Parallel processing is a common concept in advanced mixing. A basic description for it would be the process of duplicating a sound source, processing the duplicate independently, and then balancing or blending the duplicate with the original audio signal. This allows you to be more creative and extreme with effects. Options are quite versatile. In the next tutorial, we will share five useful tips to keep in mind when using parallel processing in your mixes.

Be aware of latency when parallel processing

There is a risk of unfavorable phasing by using parallel processing. This occurs as a result of plug-in latency. In essence, applying plugins to your duplicated signal generates a small amount of time delay or latency. This is caused by the time it takes the plugin to process the signal. Phasing, or in extreme cases, slapback may occur when the delayed signal is merged with the original. This is something you want to avoid. Fortunately, many modern DAWs provide automatic delay compensation to address this problem. This function keeps a constant time delay synchronized across all tracks. Just make sure the option is enabled.

Experiment with pre/post fader

Most modern DAWs offer pre/post fader settings for signals sent to the auxiliary or return tracks. A pre-fader send splits, or copies the signal before the track’s fader increases or lowers its volume, making the send independent of that fader’s level. On the other hand, a post-fader send copies the signal after the track’s fader, making the send dependent on that fader level.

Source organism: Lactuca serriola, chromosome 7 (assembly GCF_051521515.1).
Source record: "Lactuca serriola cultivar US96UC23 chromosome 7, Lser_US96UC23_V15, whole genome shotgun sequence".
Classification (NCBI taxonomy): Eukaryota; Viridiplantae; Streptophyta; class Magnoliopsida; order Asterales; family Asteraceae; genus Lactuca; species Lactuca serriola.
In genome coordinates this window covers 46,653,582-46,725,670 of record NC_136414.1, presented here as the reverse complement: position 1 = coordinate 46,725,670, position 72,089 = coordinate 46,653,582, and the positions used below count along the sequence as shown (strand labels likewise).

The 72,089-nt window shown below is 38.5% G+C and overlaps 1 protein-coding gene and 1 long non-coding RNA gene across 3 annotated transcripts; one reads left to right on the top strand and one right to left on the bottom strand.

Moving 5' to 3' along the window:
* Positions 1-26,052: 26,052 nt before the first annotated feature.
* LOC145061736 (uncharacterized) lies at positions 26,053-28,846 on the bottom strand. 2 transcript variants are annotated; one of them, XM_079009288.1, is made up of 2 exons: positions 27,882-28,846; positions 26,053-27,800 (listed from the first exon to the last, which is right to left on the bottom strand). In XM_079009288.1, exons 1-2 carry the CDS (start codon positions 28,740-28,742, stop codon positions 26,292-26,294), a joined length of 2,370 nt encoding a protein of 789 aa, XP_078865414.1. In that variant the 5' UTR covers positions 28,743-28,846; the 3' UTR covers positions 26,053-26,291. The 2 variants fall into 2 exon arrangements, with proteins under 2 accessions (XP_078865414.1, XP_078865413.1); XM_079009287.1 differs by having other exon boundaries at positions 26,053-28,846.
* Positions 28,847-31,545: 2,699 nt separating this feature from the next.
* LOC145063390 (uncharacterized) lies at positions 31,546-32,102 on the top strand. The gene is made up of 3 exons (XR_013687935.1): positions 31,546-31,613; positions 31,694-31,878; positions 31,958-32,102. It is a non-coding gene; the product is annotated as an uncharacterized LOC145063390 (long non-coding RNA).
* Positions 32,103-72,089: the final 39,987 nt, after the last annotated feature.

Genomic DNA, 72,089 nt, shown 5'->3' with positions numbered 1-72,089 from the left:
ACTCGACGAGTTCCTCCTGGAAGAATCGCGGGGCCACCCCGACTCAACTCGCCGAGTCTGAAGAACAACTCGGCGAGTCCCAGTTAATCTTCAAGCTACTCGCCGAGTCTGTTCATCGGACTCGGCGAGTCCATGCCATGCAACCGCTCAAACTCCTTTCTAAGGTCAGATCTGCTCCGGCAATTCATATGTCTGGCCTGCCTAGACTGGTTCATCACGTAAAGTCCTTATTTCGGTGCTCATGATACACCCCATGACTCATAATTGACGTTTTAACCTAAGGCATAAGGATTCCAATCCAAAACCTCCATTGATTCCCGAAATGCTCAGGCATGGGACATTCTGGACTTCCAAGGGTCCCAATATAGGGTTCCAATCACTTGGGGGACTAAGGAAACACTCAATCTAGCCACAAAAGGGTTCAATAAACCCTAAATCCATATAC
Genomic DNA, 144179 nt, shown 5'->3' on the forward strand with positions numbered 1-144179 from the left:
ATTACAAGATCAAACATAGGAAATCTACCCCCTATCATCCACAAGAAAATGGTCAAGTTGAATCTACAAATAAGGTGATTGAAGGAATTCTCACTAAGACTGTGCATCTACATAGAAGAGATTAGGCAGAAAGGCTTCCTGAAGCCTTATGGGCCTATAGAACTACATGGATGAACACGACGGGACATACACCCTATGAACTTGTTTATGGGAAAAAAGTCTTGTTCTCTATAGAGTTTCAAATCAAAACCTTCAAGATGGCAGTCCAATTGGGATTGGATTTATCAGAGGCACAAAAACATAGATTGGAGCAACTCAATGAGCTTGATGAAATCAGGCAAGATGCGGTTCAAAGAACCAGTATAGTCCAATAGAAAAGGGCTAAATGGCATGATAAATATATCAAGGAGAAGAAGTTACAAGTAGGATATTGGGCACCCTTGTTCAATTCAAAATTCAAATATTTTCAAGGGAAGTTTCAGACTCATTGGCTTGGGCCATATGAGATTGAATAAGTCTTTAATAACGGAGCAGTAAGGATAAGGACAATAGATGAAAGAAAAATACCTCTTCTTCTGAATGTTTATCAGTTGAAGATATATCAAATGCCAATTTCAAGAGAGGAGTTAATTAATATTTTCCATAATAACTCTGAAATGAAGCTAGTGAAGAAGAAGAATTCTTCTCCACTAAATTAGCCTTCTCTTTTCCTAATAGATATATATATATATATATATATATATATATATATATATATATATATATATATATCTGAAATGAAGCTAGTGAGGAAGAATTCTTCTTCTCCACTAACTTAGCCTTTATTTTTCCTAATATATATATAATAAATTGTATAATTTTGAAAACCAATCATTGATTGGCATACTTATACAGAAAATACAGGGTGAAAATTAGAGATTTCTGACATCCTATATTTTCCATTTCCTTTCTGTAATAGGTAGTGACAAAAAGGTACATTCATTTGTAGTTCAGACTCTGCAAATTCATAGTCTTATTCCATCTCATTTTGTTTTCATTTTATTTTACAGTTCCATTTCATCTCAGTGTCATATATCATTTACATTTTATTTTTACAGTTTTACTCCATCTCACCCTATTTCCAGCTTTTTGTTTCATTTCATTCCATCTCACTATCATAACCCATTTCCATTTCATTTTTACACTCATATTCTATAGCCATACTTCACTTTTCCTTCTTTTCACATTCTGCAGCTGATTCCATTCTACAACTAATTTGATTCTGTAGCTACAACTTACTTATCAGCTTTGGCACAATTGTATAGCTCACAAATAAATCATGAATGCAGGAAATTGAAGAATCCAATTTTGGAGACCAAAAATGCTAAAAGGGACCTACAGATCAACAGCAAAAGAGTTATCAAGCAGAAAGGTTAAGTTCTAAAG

It is often advantageous to use a pre-fader send while mixing with parallel processing. This is because the signal would be essentially independent of the channel fader, allowing you to raise or lower it without affecting the level sent to the auxiliary track.

Know when to avoid parallel processing

Regardless of the advantages parallel processing offers, there are times when it can be a bad idea. For instance, when dealing with vocals, you’d want to be cautious. Vocals will have unedited breathing as a natural part of the performance. When they are overly compressed, it often makes the breaths louder, which can be irritating. For that reason, on your parallel track, you might want to use a gate effect before the main compressor. That can prevent this problem. Set it so that it only allows the actual vocals to cut through to the compressor, and not the breathing.

Use an EQ in tandem with the compressor

Quite often, when using parallel compression you may only want to bring out certain frequencies. This is because otherwise parallel compression could amplify problem frequencies that you don’t want to hear. Adding an equalizer plugin before or after the compressor would be the solution. With it, you can cut out any obnoxious frequencies and raise the ones that enhance the sound. Keep in mind that putting an EQ in front of a compressor will change how it responds to the sound it receives.

Use multiple parallel compressors

Contrary to popular belief, you don’t need to restrict yourself to using this method on an audio signal just once. When using parallel processing on vocals, for example, sending the vocal track to multiple separate channels and using a different compressor on each can be extremely beneficial. This relates to the concept of using parallel compression as a sort of EQ. Each parallel channel will have its own distinct characteristics, which you can mix to achieve the desired vocal tone.